1-54 Contemporary African Art Fair on the French Art Market
As per every February, 1-54 Contemporary African Art Fair should have taken place in Marrakesh. Due to the current pandemic circumstances, the fair exceeds itself and presents a hybrid format – for the first time at Christie’s Paris, opening for VIPS from the 18th January, and for all public online (www.christies.com) from 20th to the 23rd January 2021.
Under strict safety measures, the fair that specialises in contemporary art from Africa and its diaspora will be opening its doors to a French audience.
“Following the postponement of the Marrakesh edition due to Covid regulations, we were formulating ideas for how we could still support our galleries and artists in this extremely challenging time. We realised we would have to move beyond our established model and take advantage of an opportunity offered to us by Christie’s Paris. So, this is a unique edition born out of the exceptional circumstances.” 
She offers space for 21 internationally renowned galleries, mainly from the African continent and Europe, including 68 artists by: Galleria Continua, Galerie Anne de Villepoix, Luce Gallery, Nil Gallery, Gallery 1957, This Is Not A White Cube, Galerie MAGNIN-A et Galerie Lelong & Co, among others.
This time, the exhibition programme will have a strong international audience as it will be fully available online on the Christie’s website, allowing for a wider opportunity to sell and deliver artworks around the world.
“More than ever, we are dedicated to platforming contemporary artists from Africa and its diaspora, challenging the misconceptions laid upon artists from the continent by Western-based cultural institutions and encouraging sustainable and engaged collecting practices by all. For now, we are just doing this on a smaller scale and more adaptable format.” 
1-54 wants to be a platform hosting plural narratives by demonstrating a diversity of identities. Visitors will have the opportunity to discover or rediscover the works of Marie-Claire Messouma Manlanbien at the 50 Golborne. Her work presents a cultural syncretism of her identity between France, Guadeloupe and Ivory Coast. She presents hybrid representations of rituals and cultures, within her mixed media installations from textile to wood and copper to clay. There will be a key contribution from the Casablanca-based Loft Art Gallery that will be presenting the eclectic photographer Mous Lamrabat, the documentary photographer M’hammed Kilito and the visual artist and photographer Joana Choumali.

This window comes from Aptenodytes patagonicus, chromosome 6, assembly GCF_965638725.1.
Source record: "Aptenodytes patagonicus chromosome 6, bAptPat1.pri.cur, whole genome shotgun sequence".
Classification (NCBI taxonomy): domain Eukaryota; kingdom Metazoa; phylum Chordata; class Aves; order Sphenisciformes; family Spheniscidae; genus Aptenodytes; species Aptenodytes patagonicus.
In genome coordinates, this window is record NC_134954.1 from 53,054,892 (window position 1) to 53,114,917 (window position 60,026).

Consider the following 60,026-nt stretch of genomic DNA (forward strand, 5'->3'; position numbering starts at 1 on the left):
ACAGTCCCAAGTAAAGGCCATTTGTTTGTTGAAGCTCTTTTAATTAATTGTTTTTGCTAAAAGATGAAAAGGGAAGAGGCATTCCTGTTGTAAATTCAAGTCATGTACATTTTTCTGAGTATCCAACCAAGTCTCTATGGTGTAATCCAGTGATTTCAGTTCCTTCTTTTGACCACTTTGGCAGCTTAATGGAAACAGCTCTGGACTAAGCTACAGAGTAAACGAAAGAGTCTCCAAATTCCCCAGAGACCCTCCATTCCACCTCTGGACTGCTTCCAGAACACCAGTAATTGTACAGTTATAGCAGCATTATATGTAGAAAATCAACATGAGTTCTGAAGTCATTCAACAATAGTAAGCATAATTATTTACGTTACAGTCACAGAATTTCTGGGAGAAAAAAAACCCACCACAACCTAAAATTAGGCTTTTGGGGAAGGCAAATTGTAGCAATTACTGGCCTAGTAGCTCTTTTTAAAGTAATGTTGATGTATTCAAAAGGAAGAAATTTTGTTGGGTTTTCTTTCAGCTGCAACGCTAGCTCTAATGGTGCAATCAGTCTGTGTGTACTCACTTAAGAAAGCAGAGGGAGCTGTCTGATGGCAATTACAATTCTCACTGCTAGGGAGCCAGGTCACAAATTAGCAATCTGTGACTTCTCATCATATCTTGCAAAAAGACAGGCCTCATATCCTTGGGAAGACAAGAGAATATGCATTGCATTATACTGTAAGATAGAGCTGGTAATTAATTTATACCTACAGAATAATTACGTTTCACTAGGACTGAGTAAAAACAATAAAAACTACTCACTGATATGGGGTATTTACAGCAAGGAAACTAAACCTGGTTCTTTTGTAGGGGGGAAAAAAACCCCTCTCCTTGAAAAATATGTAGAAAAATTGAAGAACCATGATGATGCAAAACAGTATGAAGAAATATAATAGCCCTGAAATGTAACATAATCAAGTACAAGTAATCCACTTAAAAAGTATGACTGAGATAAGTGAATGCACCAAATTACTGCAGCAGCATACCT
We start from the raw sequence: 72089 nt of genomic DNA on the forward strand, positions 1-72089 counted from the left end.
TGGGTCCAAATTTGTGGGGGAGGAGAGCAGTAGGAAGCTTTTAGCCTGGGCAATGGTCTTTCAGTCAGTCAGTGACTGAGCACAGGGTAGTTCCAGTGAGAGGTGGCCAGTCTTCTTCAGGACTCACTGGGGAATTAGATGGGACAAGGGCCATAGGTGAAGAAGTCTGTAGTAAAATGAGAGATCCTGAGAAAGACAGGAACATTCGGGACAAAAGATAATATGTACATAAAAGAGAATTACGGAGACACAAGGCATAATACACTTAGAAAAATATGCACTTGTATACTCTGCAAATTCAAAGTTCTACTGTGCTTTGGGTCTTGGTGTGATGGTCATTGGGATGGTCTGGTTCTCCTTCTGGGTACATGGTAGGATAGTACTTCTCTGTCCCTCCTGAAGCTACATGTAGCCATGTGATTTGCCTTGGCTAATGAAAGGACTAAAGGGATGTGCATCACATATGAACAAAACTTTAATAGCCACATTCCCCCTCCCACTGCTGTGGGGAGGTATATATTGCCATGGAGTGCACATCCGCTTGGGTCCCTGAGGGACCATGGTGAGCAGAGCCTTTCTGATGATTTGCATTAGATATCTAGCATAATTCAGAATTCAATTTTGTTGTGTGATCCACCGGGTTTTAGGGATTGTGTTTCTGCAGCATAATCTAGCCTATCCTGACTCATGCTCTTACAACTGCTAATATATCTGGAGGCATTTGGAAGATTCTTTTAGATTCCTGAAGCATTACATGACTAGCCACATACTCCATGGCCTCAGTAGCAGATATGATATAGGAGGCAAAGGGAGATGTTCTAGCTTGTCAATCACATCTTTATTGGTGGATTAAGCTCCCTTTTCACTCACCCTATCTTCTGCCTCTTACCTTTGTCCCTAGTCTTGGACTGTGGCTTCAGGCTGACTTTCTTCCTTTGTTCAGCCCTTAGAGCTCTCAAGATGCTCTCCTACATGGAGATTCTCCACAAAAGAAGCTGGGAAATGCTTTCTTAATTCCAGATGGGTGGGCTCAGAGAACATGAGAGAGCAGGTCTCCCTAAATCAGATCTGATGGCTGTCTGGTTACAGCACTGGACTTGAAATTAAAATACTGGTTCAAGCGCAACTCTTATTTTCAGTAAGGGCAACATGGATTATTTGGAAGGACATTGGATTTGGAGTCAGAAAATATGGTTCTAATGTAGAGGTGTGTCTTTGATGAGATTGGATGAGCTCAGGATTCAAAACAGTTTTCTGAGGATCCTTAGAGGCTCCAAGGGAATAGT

The latter depicts the African world that surrounds her daily, through photography; during her travels or from local scenes in her hometown, Abidjan, in Ivory Coast where she currently lives. Her photographic explorations further come to life with the use of colourful sewing on the print itself. A sewing element that has become a key meditative process in the production of her work.
Not to be missed is the presentation by Nú Barreto at the Nathalie Obadia Gallery. The artist puts an accent on the continent with a focus on the denunciation of striking inequality, discrimination and oppressive systems that are deeply inscribed. He does so through drawings, paintings and video works – an urgent practicewhich offers a critical stance on current politics.
Finally, another important stop is to be made to the Cécile Fakhoury Gallery to see the presentation of visual artist Roméo Mivekannin who closely works with ethnographic photography and classical paintings from the 19th century – a key historical period in the articulation of a discourse on otherness in the dehumanising context of the slave trade and ravaging colonialism. His acrylic on bain d’élixir canvas strongly relate to two popular mediums capturing the black body, echoing very much with yesterday and today’s ongoing representations.
In parallel to the exhibitions, it is within the online Forum 1-54 that Morocco remains present. The programmeCrafting wor[l]ds: for a vernacular economy of art, is curated by Le 18, an “independent platform of creation, dissemination and cultural and artistic exchanges based in Marrakesh”  which will be broadcasted from their space during the fair and throughout February.
The discursive platform is fundamental in contextualising artistic, cultural, political and social discourses about the contemporary African scene, orchestrated with and by its main actors. The programme will be focusing on the theme of resonance, as they “propose to look at the ways in which new ecologies of cultural practices are emerging, drawing from vernacular principles and circular dynamics.” 
It will include long-term collaborators invited by Le 18 and their “proposal unfolds along seemingly diverging, and yet converging and intersecting lines, to explore some of the material and immaterial sites and infrastructures of cultural and economic production, reproduction and circulation, by establishing a protocol of diffused curatorship for each knot composing our canvas.” For this unique edition, the 1-54 temporarily settle in the French cultural landscape, echoing the fair AKAA (Also Known As Africa) and coinciding with the AFRICA 2020 season (now 2021), among others – initiatives that are most necessary for the visibility of African artistic and cultural discourses in France
  Quote taken from an email conversation with Touria El Glaoui, Founding Director of 1-54 Contemporary African Art Fair.
 This quote was taken from the Le 18 website, available at https://le18marrakech.com/about/
  This quote was taken from the fair’s website, available at https://www.1-54.com/paris/1-54-forum/